Scuffles and arrests at a far-right rally in Portland, Oregon
Police disperse hundreds of protesters from left and right amid chants of ‘Nazis go home’
Small scuffles broke out Saturday as police in Portland, Oregon, deployed “flash bang” devices and other means to disperse hundreds of right-wing and self-described anti-fascist protesters.
Just before 2pm, police in riot gear ordered people to leave an area downtown, saying demonstrators had thrown rocks and bottles at officers.
“Get out of the street,” police announced via loudspeaker.
There were arrests, but it was not immediately clear how many. There was also debris left in the streets by various protesters.
Demonstrators aligned with Patriot Prayer and an affiliated group, the Proud Boys, gathered around mid-day in a riverfront park.
The hundreds of opposing demonstrators faced them from across the street, holding banners and signs. Many of them yelled out chants such as “Nazis go home.”
Officers stood in the middle of the four-lane boulevard, essentially forming a wall to keep the two sides separated.
The counter-protesters were made up of a coalition of trade unions, immigrant rights advocates, democratic socialists and other groups.
They included people dressed as clowns and a brass band blaring music.
The rally organised by Patriot Prayer leader Joey Gibson was the third to roil Portland this summer.
Two previous events ended in bloody fistfights and riots, and one counter-protester was sent to the hospital with a skull fracture.
This time, Gibson changed the venue from a federal plaza outside US District Court to a waterfront park so some of his Oregon supporters could carry concealed weapons as they demonstrate.
Protesters saw a significant police presence that included bomb-sniffing dogs and weapons screening checkpoints.
In a statement, police said weapons may be seized if there is a violation of law and added that it is illegal in Portland to carry a loaded firearm in public unless a person has a valid Oregon concealed handgun license.
Many protesters are expected to be from out of state.
Gibson’s insistence on bringing his supporters repeatedly to this blue city has crystallised a debate about the limits of free speech in an era of stark political division.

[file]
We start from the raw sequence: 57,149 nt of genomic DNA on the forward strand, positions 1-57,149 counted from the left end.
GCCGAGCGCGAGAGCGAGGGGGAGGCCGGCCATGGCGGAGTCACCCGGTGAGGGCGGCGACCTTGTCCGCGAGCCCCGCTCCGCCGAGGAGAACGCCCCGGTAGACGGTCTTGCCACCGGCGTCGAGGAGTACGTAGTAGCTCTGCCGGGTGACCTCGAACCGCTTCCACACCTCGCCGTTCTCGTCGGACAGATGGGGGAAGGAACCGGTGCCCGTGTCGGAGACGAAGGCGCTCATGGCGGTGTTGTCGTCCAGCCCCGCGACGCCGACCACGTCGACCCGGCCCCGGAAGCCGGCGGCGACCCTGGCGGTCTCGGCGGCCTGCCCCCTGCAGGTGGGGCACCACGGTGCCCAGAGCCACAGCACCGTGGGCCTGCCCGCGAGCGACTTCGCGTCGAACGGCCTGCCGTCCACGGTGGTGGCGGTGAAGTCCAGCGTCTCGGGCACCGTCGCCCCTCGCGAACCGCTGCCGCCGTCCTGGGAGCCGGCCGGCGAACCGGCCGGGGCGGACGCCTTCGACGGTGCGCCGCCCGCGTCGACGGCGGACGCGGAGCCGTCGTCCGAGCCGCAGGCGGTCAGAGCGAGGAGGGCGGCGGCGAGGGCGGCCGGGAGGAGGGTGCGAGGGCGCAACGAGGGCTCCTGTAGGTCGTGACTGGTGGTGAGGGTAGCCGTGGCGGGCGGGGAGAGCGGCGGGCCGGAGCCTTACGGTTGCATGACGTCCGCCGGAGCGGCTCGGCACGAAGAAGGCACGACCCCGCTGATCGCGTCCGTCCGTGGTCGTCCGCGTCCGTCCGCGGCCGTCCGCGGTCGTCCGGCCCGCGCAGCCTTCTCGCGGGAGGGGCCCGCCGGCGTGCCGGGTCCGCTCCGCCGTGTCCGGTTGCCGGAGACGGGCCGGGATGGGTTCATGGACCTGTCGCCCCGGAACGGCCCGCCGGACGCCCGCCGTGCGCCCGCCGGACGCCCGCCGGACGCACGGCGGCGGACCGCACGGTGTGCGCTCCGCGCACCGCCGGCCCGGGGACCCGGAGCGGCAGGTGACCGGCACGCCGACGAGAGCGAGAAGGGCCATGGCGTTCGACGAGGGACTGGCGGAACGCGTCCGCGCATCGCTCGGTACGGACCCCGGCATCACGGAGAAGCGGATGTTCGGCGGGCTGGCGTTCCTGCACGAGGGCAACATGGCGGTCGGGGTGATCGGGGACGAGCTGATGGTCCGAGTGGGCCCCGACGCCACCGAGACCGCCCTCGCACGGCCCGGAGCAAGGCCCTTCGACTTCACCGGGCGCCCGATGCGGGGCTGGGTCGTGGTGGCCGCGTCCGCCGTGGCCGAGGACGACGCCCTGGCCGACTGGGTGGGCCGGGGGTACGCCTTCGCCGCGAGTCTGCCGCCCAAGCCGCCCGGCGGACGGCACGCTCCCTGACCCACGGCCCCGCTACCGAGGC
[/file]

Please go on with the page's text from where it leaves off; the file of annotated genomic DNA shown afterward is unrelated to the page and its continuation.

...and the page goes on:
Patriot Prayer also has held rallies in many other cities around the US West, including Berkeley, California, that have drawn violent reactions.
But the Portland events have taken on outsize significance after a Patriot Prayer sympathiser was charged with fatally stabbing two men who came to the defence of two young black women – one in a hijab – whom the attacker was accused of harassing on a light-rail train in May 2017.
A coalition of community organisations and a group representing more than 50 tribes warned of the potential for even greater violence than previous rallies if participants carry guns.
It called on officials to denounce what it called “the racist and sexist violence of Patriot Prayer and Proud Boys” and protect the city.
Gibson, who is running a long shot campaign to unseat Democratic US Sen. Maria Cantwell of Washington state, said in a live video on Facebook earlier this week that he will not stop bringing his followers to Portland until they can express their right-wing views without interference.
“I refuse to do what Portland wants me to do because what Portland wants me to do is to shut up and never show up again. So yeah, I refuse to do that, but I will not stop going in, and I will not stop pushing, and I will not stop marching until the people of Portland realise that and realise that their methods do not work,” he said.
Self-described anti-fascists – or “antifa” – have been organising anonymously online to confront Patriot Prayer and the Proud Boys in the streets.
A broader counter-protest organised by a coalition of trade unions, immigrant rights groups and artists planned to gather at City Hall before the Patriot Prayer rally.
Organisers say that while Patriot Prayer denies being a white supremacist group, it affiliates itself with known white supremacists, white nationalists and neo-Nazi gangs.
“Patriot Prayer is continuing to commit violence in our city, and their events are becoming more violent,” said Effie Baum of Pop Mob, a coalition of community groups organising the counter-demonstration. “Leaving them a small group to attack in the streets is only going to allow them to perpetuate their violence.”
Duelling protests a month ago ended with Portland police declaring a riot and arresting four people. A similar Patriot Prayer event on June 4 devolved into fistfights and assaults by both sides as police struggled to keep the groups apart.